What really ticked me off about the vocals is that Robert Plant’s voice is still great, and it sounded like he took the easy way out. Part of his charm is that he strains — he shouts it out, he’s vibrant, he can’t be contained — and it sounded to me like he would rather choose a safe note than try for one that was almost out of range. Personally, I’d rather hear his voice crack and feel like he was really in the moment.
Did he sound good? Sure. Did it thrill me? Absolutely not.
At the end of the day, I don’t think the age excuse is a viable one. Celebration Day came out on the heels of the Rolling Stones album that contained new songs (good ones, too). The Stones are touring around that album with unstoppable excitement and sex appeal, FIFTY YEARS LATER. They’re old and they rock. I could also say the same for Bruce Dickinson and Iron Maiden — true professionals with incredible energy and passion for their music.
BUT CIE, IT’S A LIVE RECORDING.
Look, I’m not expecting perfection from a live recording. Far from it, actually.
What I’m expecting is for it to sound like they had at least a handful of rehearsals prior to getting up on stage, putting out a box set, and squeezing the biggest cash-making mother of all lemons. Jason Bonham sounded great on drums and really captured the spirit of his dad. John Paul Jones was right on, in the pocket, and keeping time like a goddamn metronome, like always.
So my question goes out to Jimmy Page: What happened? He missed cues, his solos were lousy and it didn’t sound like he cared enough to keep time, especially as the night went on. He was mediocre and sounded like he lacked passion, which is my main issue with the album, generally.
A live recording practically gets a “free pass” in my book. There’s a lot of leeway when you’re playing off the cuff, and any good fan will appreciate that. When you consider the live recordings of a band like The Grateful Dead (is it OK to reference The Dead in a heavy metal blog?), sure, they messed up — constantly, as a matter of fact, and Donna was probably one of the lousiest vocalists of that era — but it was all good because the energy and spontaneity was there. It just worked.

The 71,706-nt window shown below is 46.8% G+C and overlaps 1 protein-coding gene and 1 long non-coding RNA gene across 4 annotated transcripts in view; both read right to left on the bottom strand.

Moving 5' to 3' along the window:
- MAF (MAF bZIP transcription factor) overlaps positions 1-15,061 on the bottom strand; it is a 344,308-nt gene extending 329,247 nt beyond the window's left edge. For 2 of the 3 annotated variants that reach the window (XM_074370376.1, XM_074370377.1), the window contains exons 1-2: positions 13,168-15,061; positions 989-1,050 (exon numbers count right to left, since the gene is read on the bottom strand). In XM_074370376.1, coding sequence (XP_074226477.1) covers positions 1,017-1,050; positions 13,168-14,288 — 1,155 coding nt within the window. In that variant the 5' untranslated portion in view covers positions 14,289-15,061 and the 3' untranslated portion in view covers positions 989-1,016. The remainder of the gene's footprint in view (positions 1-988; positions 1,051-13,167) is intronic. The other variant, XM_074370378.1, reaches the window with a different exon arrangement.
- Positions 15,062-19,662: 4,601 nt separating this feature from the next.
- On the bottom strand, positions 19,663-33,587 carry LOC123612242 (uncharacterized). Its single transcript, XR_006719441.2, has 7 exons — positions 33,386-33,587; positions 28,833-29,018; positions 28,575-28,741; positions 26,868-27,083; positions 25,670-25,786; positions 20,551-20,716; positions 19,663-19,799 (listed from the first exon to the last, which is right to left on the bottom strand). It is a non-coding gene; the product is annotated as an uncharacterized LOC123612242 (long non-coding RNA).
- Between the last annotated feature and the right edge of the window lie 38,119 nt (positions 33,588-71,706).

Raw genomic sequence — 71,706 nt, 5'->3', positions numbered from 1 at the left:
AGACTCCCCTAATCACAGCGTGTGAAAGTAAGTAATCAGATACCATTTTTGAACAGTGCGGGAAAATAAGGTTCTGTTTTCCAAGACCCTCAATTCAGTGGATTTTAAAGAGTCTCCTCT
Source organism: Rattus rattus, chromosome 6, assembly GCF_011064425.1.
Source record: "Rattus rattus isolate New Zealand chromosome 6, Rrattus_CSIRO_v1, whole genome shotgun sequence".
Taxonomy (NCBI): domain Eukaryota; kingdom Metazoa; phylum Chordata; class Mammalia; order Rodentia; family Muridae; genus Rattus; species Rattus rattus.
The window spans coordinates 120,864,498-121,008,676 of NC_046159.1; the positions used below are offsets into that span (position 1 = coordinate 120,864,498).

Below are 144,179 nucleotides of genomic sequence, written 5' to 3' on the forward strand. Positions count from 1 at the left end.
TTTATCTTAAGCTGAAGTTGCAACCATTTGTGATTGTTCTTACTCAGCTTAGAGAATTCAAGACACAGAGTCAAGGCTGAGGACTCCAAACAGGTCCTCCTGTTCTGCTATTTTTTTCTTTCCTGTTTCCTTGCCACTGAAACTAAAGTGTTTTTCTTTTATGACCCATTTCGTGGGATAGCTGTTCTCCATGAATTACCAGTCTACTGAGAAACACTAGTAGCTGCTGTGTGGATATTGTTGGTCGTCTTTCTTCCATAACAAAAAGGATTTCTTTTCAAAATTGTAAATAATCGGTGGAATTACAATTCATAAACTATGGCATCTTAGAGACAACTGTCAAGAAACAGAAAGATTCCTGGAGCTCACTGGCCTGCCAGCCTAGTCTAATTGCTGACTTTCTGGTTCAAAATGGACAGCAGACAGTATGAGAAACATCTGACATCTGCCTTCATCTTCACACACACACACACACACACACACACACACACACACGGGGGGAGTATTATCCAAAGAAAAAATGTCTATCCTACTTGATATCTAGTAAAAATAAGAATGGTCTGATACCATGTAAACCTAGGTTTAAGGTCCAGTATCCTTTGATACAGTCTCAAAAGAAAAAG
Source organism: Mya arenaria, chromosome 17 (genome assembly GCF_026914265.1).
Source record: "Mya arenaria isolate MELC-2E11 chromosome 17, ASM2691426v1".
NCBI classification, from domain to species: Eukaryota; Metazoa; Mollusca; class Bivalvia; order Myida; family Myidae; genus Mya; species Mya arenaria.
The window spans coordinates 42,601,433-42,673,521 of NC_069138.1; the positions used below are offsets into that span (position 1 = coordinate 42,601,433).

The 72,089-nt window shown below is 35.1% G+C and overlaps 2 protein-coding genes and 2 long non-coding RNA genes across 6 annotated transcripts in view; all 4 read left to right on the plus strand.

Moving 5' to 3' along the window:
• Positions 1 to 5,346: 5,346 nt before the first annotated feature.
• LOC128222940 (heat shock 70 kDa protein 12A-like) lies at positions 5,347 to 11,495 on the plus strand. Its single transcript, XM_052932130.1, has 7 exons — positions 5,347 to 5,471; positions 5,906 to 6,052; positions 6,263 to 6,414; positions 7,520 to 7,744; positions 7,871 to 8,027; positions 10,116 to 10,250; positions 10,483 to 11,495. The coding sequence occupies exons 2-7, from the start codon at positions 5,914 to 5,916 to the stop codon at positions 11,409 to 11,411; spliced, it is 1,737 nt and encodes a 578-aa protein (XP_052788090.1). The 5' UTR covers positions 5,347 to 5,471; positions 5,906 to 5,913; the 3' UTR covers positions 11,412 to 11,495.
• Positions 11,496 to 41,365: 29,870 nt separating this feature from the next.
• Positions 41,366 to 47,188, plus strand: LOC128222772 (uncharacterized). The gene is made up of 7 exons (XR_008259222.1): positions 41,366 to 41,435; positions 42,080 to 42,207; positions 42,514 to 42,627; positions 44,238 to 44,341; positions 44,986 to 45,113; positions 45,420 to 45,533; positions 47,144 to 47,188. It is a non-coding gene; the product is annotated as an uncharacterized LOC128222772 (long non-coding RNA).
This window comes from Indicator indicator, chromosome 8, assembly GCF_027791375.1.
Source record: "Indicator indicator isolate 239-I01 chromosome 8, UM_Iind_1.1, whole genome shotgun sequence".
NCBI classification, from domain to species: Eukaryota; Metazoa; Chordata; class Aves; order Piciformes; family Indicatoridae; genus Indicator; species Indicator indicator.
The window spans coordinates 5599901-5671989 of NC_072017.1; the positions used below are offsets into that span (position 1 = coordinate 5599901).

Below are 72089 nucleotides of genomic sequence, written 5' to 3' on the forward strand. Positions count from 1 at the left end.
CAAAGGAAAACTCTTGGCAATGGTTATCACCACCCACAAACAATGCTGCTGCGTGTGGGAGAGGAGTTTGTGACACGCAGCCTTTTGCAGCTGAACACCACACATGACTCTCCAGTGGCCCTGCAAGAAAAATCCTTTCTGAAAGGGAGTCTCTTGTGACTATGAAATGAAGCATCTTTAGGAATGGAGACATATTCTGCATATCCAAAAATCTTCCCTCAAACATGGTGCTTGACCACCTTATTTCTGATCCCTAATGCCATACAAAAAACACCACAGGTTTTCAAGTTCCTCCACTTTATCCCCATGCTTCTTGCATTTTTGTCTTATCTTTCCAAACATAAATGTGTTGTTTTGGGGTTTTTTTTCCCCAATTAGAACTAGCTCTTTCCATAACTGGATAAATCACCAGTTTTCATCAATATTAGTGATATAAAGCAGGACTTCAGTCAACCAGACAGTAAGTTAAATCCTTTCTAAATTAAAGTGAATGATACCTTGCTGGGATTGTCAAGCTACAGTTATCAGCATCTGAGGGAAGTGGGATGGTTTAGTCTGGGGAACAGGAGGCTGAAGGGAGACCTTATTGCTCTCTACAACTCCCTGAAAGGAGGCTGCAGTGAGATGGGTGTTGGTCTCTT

BUT CIE, IT’S FUCKING LED ZEPPELIN!
YES, my point exactly. This is Led Zeppelin’s last ever performance — the one we’ve all been hoping and wishing for, the reunion that happened despite almost not happening, the show that everybody and their brother wished they had a ticket for. This is the last Led Zeppelin show ever. It should sound and feel like a thrill ride.
And, hey you, Record Producer Guy, how come no one bothered to make sure the sound was captured in a way that, ya know, sounds good? Or how about using some of that technology to fix it up after the fact? I understand that Jimmy Page likes to have Jimmy Page’s solos highlighted, but did anyone consider the fans?
For as much as I love Led Zeppelin, I should have been blown away by the level of awesome. I’m not saying this album was unlistenable by any stretch, but it’s not mixed properly, the band was off, and I don’t feel that Plant and Paige really gave it their all. There should have been a lot more excitement for the epic nature of what Celebration Day represents to its fans.